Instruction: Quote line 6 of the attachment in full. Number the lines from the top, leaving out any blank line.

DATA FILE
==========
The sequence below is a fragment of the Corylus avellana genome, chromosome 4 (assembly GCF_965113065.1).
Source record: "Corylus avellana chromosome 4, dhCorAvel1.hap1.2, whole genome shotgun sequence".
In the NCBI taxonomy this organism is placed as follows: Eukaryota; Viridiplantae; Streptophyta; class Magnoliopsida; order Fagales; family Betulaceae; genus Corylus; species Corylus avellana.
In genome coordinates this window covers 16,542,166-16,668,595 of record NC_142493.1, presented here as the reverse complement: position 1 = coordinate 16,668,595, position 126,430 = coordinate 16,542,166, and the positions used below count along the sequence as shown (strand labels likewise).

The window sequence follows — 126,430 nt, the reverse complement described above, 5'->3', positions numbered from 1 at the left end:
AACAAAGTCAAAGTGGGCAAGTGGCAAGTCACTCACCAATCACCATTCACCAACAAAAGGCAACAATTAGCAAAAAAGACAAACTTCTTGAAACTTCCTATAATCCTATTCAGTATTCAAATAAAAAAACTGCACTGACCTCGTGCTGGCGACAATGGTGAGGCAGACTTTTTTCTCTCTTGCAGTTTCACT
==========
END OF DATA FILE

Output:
AACAAAGTCAAAGTGGGCAAGTGGCAAGTCACTCACCAATCACCATTCACCAACAAAAGGCAACAATTAGCAAAAAAGACAAACTTCTTGAAACTTCCTATAATCCTATTCAGTATTCAAATAAAAAAACTGCACTGACCTCGTGCTGGCGACAATGGTGAGGCAGACTTTTTTCTCTCTTGCAGTTTCACT